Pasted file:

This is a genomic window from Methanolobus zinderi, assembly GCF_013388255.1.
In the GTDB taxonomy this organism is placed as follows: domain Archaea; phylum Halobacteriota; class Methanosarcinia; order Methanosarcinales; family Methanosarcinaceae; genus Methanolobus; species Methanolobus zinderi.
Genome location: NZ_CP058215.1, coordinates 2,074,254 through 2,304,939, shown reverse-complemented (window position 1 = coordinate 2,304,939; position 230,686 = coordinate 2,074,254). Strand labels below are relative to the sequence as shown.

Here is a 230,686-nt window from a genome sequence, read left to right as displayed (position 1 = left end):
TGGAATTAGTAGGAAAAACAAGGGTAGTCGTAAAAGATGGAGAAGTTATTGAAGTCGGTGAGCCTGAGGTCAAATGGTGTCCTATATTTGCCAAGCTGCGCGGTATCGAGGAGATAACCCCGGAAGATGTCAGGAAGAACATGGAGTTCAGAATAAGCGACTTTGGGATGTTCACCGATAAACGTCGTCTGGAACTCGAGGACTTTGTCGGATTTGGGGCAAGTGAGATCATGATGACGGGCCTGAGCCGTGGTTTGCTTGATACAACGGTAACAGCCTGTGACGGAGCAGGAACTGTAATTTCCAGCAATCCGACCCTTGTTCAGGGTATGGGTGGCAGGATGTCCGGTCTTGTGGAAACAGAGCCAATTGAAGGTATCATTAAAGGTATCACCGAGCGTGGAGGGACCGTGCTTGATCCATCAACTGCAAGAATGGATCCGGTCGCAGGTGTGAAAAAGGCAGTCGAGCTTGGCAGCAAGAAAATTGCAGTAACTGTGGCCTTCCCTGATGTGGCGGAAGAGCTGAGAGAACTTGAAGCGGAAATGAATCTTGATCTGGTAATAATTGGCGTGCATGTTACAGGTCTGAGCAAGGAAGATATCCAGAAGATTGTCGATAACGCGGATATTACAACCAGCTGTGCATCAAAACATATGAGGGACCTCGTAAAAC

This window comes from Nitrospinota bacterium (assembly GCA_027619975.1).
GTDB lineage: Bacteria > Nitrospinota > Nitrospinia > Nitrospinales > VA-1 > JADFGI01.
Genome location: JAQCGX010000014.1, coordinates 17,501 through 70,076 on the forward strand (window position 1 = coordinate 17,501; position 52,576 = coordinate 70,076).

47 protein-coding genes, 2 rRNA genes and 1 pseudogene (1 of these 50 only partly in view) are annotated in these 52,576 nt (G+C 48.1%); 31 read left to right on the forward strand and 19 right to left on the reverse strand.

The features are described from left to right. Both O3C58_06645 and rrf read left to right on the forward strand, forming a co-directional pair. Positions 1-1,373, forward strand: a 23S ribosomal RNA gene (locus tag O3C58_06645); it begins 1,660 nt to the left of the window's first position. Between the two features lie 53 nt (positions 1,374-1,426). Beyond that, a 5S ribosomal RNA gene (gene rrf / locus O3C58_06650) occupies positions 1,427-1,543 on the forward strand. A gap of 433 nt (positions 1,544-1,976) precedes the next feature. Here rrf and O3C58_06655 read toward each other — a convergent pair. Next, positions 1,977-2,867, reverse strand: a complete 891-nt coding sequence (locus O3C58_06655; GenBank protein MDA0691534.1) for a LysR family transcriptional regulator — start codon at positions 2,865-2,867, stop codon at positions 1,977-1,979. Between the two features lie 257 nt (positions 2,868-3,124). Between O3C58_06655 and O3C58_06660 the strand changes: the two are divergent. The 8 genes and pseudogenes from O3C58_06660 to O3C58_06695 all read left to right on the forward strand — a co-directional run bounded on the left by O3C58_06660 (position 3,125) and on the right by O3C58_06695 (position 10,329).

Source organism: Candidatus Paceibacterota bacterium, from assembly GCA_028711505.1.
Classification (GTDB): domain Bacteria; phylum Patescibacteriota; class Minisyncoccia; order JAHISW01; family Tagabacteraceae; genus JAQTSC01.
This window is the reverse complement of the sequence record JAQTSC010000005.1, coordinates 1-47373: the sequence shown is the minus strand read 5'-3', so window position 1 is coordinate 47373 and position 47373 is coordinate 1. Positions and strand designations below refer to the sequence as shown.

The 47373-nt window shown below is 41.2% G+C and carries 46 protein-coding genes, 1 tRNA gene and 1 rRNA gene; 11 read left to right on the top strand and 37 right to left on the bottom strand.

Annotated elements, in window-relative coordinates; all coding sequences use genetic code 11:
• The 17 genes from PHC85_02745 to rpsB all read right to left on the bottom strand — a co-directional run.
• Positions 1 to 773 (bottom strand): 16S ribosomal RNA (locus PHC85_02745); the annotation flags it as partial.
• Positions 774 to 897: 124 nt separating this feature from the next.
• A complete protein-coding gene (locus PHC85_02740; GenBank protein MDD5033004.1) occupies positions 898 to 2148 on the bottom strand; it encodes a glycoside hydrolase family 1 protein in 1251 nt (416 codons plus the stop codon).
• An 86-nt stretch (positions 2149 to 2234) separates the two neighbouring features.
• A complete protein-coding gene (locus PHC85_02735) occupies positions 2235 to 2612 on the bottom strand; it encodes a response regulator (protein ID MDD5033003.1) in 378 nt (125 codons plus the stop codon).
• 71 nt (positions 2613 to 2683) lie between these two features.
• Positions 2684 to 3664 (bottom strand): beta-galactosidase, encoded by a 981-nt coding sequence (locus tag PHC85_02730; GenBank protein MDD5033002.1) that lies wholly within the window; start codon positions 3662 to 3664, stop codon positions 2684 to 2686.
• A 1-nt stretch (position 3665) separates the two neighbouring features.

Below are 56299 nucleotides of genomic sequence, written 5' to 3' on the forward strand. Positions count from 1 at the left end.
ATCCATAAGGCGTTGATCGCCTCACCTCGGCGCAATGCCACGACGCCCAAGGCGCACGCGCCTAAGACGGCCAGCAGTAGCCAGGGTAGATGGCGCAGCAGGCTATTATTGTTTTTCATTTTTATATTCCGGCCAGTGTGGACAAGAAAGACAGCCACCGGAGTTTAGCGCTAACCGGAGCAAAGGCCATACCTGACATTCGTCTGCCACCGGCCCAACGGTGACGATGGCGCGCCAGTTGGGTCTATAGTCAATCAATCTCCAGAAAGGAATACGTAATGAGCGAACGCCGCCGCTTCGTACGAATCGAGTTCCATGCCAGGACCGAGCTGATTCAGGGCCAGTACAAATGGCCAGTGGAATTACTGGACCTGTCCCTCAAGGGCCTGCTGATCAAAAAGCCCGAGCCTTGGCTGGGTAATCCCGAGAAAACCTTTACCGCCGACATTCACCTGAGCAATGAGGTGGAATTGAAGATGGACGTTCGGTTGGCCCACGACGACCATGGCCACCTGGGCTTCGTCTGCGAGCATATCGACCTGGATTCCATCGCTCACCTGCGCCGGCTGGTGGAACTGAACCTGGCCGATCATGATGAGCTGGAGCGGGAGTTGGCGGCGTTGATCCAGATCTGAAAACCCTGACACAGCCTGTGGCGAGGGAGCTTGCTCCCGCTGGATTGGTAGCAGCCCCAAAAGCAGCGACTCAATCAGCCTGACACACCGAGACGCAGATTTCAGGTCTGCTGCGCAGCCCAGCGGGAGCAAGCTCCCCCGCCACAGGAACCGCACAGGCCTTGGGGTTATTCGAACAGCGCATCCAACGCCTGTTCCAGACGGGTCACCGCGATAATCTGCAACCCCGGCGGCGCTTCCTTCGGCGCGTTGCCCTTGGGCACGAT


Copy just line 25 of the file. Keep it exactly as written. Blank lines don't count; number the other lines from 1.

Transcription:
Below are 56299 nucleotides of genomic sequence, written 5' to 3' on the forward strand. Positions count from 1 at the left end.